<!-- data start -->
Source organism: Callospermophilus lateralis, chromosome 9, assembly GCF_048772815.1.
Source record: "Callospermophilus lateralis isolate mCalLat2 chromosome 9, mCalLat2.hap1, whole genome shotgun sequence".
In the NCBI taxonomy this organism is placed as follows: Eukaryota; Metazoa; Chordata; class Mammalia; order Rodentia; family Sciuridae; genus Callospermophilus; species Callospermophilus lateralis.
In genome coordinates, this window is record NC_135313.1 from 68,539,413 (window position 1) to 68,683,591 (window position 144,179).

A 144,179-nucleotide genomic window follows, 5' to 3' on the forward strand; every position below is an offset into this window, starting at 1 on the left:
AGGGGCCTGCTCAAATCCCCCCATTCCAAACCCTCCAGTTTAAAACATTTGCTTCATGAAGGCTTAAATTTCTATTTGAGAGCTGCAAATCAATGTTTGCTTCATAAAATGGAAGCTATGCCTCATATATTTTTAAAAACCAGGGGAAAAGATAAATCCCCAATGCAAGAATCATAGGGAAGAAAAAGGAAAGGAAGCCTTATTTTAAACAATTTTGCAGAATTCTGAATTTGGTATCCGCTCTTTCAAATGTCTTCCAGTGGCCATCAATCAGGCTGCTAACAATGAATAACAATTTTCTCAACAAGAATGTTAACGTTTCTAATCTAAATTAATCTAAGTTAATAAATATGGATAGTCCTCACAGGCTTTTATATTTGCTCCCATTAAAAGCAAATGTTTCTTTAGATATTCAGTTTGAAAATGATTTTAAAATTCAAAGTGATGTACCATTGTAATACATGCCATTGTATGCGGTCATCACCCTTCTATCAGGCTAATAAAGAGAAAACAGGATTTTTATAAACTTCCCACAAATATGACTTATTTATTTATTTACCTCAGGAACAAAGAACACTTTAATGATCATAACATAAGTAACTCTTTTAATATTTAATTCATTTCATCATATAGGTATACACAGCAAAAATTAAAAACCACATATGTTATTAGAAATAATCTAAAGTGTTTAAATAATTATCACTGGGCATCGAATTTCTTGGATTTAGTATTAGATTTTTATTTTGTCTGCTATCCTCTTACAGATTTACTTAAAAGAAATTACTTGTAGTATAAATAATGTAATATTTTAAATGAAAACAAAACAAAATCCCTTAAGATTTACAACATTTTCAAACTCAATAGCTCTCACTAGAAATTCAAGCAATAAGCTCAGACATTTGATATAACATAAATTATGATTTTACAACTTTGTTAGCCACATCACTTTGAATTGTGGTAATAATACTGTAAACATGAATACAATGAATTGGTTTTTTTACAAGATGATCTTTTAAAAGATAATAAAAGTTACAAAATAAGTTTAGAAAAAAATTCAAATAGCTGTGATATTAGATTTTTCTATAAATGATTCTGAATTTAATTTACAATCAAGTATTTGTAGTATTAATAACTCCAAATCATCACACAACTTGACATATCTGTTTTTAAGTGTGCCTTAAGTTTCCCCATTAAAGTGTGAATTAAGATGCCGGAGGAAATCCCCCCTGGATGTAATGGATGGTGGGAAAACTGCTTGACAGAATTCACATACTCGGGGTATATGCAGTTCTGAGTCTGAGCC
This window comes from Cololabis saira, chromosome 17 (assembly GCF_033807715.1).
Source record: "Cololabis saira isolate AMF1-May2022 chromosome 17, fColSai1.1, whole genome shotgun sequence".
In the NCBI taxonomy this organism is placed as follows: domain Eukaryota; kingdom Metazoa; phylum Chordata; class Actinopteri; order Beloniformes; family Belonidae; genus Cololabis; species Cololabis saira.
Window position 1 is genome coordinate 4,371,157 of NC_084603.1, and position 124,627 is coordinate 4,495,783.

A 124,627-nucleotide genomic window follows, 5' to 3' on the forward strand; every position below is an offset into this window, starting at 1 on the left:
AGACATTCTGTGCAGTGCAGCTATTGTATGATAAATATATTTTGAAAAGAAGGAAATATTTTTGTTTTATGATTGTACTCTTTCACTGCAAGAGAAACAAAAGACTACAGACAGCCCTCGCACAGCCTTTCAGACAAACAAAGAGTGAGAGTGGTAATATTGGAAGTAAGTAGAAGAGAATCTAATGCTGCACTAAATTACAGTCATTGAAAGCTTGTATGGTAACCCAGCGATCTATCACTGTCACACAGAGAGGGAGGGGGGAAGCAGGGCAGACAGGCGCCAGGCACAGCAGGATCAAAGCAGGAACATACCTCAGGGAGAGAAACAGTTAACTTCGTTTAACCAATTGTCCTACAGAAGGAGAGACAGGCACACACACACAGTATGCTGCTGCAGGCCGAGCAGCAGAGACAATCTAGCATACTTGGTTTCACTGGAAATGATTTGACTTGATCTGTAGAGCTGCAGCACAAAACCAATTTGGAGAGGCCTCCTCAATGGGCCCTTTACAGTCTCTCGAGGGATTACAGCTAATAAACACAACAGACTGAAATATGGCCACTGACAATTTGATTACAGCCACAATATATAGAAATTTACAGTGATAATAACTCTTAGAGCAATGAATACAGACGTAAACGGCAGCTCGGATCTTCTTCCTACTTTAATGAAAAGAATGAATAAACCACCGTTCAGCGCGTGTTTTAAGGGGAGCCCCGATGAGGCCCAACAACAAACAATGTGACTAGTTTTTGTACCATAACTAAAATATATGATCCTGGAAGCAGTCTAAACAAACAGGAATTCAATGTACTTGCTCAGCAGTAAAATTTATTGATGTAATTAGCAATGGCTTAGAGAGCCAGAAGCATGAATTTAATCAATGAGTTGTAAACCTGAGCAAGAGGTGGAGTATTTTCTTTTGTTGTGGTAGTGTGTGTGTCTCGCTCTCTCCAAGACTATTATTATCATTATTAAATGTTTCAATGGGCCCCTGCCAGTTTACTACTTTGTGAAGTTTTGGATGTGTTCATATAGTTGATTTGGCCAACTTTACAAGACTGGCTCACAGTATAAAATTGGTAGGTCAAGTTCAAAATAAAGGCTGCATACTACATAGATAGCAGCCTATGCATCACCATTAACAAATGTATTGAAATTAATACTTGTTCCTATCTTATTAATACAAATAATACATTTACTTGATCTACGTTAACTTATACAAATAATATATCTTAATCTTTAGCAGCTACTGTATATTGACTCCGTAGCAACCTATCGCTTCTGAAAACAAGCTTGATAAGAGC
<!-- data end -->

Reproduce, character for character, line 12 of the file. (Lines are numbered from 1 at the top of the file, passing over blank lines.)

AGACATTCTGTGCAGTGCAGCTATTGTATGATAAATATATTTTGAAAAGAAGGAAATATTTTTGTTTTATGATTGTACTCTTTCACTGCAAGAGAAACAAAAGACTACAGACAGCCCTCGCACAGCCTTTCAGACAAACAAAGAGTGAGAGTGGTAATATTGGAAGTAAGTAGAAGAGAATCTAATGCTGCACTAAATTACAGTCATTGAAAGCTTGTATGGTAACCCAGCGATCTATCACTGTCACACAGAGAGGGAGGGGGGAAGCAGGGCAGACAGGCGCCAGGCACAGCAGGATCAAAGCAGGAACATACCTCAGGGAGAGAAACAGTTAACTTCGTTTAACCAATTGTCCTACAGAAGGAGAGACAGGCACACACACACAGTATGCTGCTGCAGGCCGAGCAGCAGAGACAATCTAGCATACTTGGTTTCACTGGAAATGATTTGACTTGATCTGTAGAGCTGCAGCACAAAACCAATTTGGAGAGGCCTCCTCAATGGGCCCTTTACAGTCTCTCGAGGGATTACAGCTAATAAACACAACAGACTGAAATATGGCCACTGACAATTTGATTACAGCCACAATATATAGAAATTTACAGTGATAATAACTCTTAGAGCAATGAATACAGACGTAAACGGCAGCTCGGATCTTCTTCCTACTTTAATGAAAAGAATGAATAAACCACCGTTCAGCGCGTGTTTTAAGGGGAGCCCCGATGAGGCCCAACAACAAACAATGTGACTAGTTTTTGTACCATAACTAAAATATATGATCCTGGAAGCAGTCTAAACAAACAGGAATTCAATGTACTTGCTCAGCAGTAAAATTTATTGATGTAATTAGCAATGGCTTAGAGAGCCAGAAGCATGAATTTAATCAATGAGTTGTAAACCTGAGCAAGAGGTGGAGTATTTTCTTTTGTTGTGGTAGTGTGTGTGTCTCGCTCTCTCCAAGACTATTATTATCATTATTAAATGTTTCAATGGGCCCCTGCCAGTTTACTACTTTGTGAAGTTTTGGATGTGTTCATATAGTTGATTTGGCCAACTTTACAAGACTGGCTCACAGTATAAAATTGGTAGGTCAAGTTCAAAATAAAGGCTGCATACTACATAGATAGCAGCCTATGCATCACCATTAACAAATGTATTGAAATTAATACTTGTTCCTATCTTATTAATACAAATAATACATTTACTTGATCTACGTTAACTTATACAAATAATATATCTTAATCTTTAGCAGCTACTGTATATTGACTCCGTAGCAACCTATCGCTTCTGAAAACAAGCTTGATAAGAGC